It almost seems a divine referendum on the two living popes: the FIFA World Cup final comes down to a battle of skill between Argentina, home of Pope Francis, and Germany, birthplace of Pope Emeritus Pope Benedict XVI.
The world’s press was quick to pick up on the unusual confluence of two living popes—itself a rarity—represented by their national football teams. Memes, cartoons and jokes followed. (My favorite: photo-shopped images of Benedict and Francis in national-team colored skullcaps.) Even though the bookish Benedict has demonstrated no interest in soccer and the Vatican has declared that the match falls after Pope Francis’s bedtime, Argentine fans are adding Pope Francis to their roster.
Late last year, when President Obama reviewed the draft of a speech he was scheduled to give on economic inequality, he sent it back with a request: He wanted his speechwriter to add a quote from Pope Francis’s recent letter to the Catholic church.
“Across the developed world, inequality has increased,” Obama said in the Dec. 4 speech. “Some of you may have seen just last week, the pope himself spoke about this at eloquent length. ‘How could it be,’ he wrote, ‘that it’s not a news item when an elderly homeless person dies of exposure, but it is news when the stock market loses two points?’”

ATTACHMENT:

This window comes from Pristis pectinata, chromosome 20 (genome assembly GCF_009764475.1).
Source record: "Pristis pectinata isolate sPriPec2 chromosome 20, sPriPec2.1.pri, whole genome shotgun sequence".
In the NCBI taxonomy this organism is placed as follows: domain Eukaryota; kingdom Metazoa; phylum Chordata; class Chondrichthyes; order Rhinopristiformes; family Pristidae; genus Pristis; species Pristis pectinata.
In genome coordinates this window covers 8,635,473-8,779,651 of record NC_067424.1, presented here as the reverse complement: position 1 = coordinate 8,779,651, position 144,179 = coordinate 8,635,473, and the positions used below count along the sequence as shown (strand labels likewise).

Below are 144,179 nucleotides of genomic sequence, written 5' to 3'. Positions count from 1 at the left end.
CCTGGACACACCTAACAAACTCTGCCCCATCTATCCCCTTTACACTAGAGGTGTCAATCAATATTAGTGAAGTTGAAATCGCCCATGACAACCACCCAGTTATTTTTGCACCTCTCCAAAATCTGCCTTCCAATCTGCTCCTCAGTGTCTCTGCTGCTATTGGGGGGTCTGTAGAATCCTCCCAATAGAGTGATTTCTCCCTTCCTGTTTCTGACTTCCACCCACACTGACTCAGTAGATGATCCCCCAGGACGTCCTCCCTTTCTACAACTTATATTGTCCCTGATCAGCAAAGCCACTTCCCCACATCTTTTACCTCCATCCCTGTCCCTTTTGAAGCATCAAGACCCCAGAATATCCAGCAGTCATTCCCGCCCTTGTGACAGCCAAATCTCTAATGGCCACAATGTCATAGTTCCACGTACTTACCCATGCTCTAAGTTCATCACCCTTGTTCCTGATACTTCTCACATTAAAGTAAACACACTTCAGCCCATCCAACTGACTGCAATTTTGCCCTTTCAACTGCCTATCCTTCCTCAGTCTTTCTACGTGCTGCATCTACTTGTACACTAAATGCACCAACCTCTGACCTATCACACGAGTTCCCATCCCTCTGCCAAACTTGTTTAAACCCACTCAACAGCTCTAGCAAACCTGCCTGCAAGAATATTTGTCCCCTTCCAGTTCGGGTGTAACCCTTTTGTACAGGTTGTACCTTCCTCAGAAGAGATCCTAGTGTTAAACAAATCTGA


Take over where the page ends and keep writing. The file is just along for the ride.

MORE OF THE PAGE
The rhetoric of quotation is subtle, but in this particular round of political name-checking, Francis is the authority brought in to lend credibility to Obama’s policies.
Wednesday’s announcement of Pope Francis as Time magazine’s “Person of the Year” came as small surprise to anyone watching events in the Catholic Church over the past year. This pontiff is a media darling. His charismatic and photo-op friendly ministry has won the hearts and minds of both the Catholic faithful and, clearly, the global press. Time’s editors couldn’t be more correct when they declare that Pope Francis has changed the “tone and perception” of the Catholic Church.
But do they really understand him?
Read more: http://www.politico.com/magazine/story/2013/12/time-magazine-pope-francis-got-wrong-101057.html#ixzz2z04wNr8Q